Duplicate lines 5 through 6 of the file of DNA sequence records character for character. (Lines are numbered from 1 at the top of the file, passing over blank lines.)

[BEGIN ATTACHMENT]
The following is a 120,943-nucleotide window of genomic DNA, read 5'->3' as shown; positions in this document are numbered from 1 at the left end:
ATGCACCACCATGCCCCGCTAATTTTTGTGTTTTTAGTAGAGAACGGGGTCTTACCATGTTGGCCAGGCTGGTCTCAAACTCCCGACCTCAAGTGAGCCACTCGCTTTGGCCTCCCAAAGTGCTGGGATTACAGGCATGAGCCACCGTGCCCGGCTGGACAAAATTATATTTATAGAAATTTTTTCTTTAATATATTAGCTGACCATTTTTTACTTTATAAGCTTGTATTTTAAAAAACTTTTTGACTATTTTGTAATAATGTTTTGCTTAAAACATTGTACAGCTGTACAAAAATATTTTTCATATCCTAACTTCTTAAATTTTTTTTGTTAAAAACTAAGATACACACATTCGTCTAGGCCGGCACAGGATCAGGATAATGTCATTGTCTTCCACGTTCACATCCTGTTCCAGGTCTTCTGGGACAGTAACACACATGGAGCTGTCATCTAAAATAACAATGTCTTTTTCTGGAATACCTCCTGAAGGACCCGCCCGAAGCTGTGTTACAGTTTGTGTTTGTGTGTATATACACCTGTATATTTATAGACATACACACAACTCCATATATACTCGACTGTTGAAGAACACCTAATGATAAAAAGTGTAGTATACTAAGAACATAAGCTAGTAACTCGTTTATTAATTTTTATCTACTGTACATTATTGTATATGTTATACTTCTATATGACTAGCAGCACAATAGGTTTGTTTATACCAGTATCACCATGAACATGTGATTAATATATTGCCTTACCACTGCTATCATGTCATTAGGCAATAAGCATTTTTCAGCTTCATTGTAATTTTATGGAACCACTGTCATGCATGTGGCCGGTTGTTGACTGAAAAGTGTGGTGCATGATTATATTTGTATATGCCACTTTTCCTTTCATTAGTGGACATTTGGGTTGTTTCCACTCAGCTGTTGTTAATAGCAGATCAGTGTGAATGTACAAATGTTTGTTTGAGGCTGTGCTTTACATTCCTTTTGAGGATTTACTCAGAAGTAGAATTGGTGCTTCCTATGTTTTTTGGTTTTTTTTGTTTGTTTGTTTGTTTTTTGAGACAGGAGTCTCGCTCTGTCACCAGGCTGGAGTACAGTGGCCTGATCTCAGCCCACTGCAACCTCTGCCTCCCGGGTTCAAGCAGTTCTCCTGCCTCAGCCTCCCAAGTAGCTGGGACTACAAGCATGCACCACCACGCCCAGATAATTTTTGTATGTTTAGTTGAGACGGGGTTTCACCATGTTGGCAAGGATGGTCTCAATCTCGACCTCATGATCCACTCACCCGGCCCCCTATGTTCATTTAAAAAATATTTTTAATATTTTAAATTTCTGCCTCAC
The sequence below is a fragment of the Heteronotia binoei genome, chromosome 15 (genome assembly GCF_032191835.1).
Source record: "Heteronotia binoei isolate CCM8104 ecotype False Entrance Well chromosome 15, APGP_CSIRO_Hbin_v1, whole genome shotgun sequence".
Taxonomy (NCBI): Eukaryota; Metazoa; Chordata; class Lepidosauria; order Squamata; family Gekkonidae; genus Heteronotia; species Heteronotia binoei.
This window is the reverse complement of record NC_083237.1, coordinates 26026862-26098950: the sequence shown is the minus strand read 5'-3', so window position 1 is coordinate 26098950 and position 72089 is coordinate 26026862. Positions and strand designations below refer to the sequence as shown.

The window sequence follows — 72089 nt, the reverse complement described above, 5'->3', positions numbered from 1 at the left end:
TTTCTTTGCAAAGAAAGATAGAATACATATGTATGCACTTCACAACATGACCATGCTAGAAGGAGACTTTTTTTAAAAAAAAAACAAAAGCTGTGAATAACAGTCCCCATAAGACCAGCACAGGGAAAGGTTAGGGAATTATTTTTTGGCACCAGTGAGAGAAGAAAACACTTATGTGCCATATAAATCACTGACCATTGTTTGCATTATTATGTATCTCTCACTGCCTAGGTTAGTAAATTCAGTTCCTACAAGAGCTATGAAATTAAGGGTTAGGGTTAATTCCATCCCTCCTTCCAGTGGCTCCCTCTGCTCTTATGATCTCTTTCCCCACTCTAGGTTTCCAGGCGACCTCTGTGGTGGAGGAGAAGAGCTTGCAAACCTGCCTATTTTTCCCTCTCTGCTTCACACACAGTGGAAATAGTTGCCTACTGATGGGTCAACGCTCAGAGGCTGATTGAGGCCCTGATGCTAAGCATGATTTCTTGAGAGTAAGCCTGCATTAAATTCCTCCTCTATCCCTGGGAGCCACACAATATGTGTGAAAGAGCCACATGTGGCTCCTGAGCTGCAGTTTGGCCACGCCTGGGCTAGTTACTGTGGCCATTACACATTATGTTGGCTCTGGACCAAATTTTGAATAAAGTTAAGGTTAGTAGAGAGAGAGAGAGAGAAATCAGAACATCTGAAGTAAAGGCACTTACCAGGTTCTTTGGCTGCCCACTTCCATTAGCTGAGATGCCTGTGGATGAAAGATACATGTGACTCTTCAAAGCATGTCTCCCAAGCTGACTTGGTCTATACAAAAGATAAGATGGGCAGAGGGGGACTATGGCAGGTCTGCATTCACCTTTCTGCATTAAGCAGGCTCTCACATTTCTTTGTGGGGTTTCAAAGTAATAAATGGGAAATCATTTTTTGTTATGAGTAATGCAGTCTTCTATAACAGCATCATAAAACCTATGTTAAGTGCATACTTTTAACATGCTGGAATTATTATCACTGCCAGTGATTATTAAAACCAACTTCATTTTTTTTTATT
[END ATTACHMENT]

Taxonomy (NCBI): Eukaryota; Metazoa; Chordata; class Lepidosauria; order Squamata; family Gekkonidae; genus Heteronotia; species Heteronotia binoei.
This window is the reverse complement of record NC_083237.1, coordinates 26026862-26098950: the sequence shown is the minus strand read 5'-3', so window position 1 is coordinate 26098950 and position 72089 is coordinate 26026862. Positions and strand designations below refer to the sequence as shown.